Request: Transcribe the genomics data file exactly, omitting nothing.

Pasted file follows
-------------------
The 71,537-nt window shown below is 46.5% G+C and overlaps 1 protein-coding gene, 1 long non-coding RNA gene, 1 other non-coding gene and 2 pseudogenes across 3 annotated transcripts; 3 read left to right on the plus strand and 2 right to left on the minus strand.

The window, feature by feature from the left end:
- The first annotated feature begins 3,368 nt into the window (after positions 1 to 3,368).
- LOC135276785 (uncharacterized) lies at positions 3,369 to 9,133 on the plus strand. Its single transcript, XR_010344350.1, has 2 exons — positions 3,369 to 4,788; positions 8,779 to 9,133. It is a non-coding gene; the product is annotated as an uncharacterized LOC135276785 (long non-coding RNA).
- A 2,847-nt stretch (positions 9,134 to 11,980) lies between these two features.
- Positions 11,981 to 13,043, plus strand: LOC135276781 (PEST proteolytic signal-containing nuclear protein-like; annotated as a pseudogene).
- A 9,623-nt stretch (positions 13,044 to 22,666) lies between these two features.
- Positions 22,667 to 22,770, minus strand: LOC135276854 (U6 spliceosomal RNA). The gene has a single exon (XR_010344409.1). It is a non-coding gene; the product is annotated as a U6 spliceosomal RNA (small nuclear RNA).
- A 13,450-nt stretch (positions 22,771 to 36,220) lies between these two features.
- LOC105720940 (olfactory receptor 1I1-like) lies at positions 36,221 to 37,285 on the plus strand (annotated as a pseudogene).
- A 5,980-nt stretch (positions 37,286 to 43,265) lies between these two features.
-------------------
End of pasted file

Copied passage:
The 71,537-nt window shown below is 46.5% G+C and overlaps 1 protein-coding gene, 1 long non-coding RNA gene, 1 other non-coding gene and 2 pseudogenes across 3 annotated transcripts; 3 read left to right on the plus strand and 2 right to left on the minus strand.

The window, feature by feature from the left end:
- The first annotated feature begins 3,368 nt into the window (after positions 1 to 3,368).
- LOC135276785 (uncharacterized) lies at positions 3,369 to 9,133 on the plus strand. Its single transcript, XR_010344350.1, has 2 exons — positions 3,369 to 4,788; positions 8,779 to 9,133. It is a non-coding gene; the product is annotated as an uncharacterized LOC135276785 (long non-coding RNA).
- A 2,847-nt stretch (positions 9,134 to 11,980) lies between these two features.
- Positions 11,981 to 13,043, plus strand: LOC135276781 (PEST proteolytic signal-containing nuclear protein-like; annotated as a pseudogene).
- A 9,623-nt stretch (positions 13,044 to 22,666) lies between these two features.
- Positions 22,667 to 22,770, minus strand: LOC135276854 (U6 spliceosomal RNA). The gene has a single exon (XR_010344409.1). It is a non-coding gene; the product is annotated as a U6 spliceosomal RNA (small nuclear RNA).
- A 13,450-nt stretch (positions 22,771 to 36,220) lies between these two features.
- LOC105720940 (olfactory receptor 1I1-like) lies at positions 36,221 to 37,285 on the plus strand (annotated as a pseudogene).
- A 5,980-nt stretch (positions 37,286 to 43,265) lies between these two features.